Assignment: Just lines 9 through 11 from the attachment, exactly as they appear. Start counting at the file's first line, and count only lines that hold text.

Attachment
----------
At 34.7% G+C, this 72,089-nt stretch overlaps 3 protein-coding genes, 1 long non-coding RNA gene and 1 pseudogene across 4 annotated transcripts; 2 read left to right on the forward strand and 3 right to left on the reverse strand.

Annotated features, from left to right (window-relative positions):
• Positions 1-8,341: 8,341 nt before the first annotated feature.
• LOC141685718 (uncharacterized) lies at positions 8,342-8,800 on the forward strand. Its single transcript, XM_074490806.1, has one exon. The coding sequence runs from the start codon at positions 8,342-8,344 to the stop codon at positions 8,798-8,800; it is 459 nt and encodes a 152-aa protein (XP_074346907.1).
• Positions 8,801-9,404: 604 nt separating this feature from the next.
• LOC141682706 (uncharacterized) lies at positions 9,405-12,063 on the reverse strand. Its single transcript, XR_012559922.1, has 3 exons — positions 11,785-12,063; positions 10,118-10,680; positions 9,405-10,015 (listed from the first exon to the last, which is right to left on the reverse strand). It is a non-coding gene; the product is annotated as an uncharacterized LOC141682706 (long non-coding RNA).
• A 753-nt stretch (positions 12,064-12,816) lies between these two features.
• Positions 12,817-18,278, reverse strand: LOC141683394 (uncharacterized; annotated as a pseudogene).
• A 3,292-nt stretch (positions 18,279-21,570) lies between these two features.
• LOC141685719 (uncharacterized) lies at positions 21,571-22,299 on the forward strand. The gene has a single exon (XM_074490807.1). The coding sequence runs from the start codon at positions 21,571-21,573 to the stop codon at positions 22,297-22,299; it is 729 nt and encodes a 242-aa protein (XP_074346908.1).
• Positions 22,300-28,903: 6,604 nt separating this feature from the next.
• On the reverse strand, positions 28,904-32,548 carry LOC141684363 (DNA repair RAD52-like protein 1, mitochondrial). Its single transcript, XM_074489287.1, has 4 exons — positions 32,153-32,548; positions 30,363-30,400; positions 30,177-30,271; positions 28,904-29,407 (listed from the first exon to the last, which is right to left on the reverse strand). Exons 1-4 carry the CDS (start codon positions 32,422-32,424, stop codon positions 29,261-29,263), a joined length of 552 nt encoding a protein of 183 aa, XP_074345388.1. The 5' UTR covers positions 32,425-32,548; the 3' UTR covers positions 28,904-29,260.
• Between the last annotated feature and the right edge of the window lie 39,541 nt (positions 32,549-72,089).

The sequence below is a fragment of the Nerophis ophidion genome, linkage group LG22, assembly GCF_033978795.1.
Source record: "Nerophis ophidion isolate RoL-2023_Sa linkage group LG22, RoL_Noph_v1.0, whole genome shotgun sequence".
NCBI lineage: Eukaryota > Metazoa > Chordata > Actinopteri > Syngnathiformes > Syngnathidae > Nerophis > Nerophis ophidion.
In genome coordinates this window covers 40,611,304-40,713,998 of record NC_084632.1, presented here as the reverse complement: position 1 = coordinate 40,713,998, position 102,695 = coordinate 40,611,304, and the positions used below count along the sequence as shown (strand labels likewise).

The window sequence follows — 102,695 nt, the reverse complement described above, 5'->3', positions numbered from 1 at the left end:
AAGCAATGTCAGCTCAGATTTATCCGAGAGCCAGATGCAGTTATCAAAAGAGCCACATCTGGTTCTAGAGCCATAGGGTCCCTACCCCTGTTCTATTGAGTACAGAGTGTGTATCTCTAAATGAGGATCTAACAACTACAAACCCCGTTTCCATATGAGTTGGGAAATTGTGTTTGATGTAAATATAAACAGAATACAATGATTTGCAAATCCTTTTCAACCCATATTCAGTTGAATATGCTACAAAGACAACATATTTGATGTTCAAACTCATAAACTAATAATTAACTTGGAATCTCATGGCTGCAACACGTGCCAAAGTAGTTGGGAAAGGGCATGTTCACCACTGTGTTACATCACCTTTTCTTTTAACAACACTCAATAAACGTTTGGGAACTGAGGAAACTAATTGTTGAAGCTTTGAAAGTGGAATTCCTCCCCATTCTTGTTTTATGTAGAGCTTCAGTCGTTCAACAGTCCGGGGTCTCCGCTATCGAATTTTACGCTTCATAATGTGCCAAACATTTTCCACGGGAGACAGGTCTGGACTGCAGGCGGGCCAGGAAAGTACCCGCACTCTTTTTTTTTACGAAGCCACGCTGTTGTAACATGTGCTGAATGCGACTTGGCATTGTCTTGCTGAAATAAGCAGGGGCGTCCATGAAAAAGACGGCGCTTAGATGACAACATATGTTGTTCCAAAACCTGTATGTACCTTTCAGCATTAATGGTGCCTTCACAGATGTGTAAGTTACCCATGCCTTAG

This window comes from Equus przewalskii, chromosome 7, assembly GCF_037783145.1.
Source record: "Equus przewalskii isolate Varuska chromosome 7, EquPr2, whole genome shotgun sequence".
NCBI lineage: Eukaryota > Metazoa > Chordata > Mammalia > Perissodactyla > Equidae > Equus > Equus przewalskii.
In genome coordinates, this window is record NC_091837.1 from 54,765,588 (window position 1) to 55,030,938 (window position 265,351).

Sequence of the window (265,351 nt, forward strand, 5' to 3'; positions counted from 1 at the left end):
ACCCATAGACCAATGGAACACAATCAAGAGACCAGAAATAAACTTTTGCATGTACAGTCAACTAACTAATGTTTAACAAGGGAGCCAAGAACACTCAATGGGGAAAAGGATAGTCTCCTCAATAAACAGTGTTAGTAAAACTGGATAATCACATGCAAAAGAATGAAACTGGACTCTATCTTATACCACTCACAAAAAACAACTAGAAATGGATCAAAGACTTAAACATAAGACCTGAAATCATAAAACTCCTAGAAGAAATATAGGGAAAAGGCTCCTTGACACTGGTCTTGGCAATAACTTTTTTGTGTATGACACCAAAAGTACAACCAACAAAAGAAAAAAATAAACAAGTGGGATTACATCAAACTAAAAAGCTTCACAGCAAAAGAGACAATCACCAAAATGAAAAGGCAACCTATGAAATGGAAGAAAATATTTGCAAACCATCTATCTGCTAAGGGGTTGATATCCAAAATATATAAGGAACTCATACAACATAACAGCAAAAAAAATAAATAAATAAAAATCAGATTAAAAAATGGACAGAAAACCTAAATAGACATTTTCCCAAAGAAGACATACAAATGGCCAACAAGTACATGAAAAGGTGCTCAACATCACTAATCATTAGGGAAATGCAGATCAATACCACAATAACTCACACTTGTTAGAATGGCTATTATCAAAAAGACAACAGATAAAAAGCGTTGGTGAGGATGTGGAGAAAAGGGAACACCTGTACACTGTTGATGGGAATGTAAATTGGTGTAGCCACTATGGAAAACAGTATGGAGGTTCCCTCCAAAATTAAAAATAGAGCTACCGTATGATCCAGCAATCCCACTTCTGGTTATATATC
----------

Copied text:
• A 3,292-nt stretch (positions 18,279-21,570) lies between these two features.
• LOC141685719 (uncharacterized) lies at positions 21,571-22,299 on the forward strand. The gene has a single exon (XM_074490807.1). The coding sequence runs from the start codon at positions 21,571-21,573 to the stop codon at positions 22,297-22,299; it is 729 nt and encodes a 242-aa protein (XP_074346908.1).
• Positions 22,300-28,903: 6,604 nt separating this feature from the next.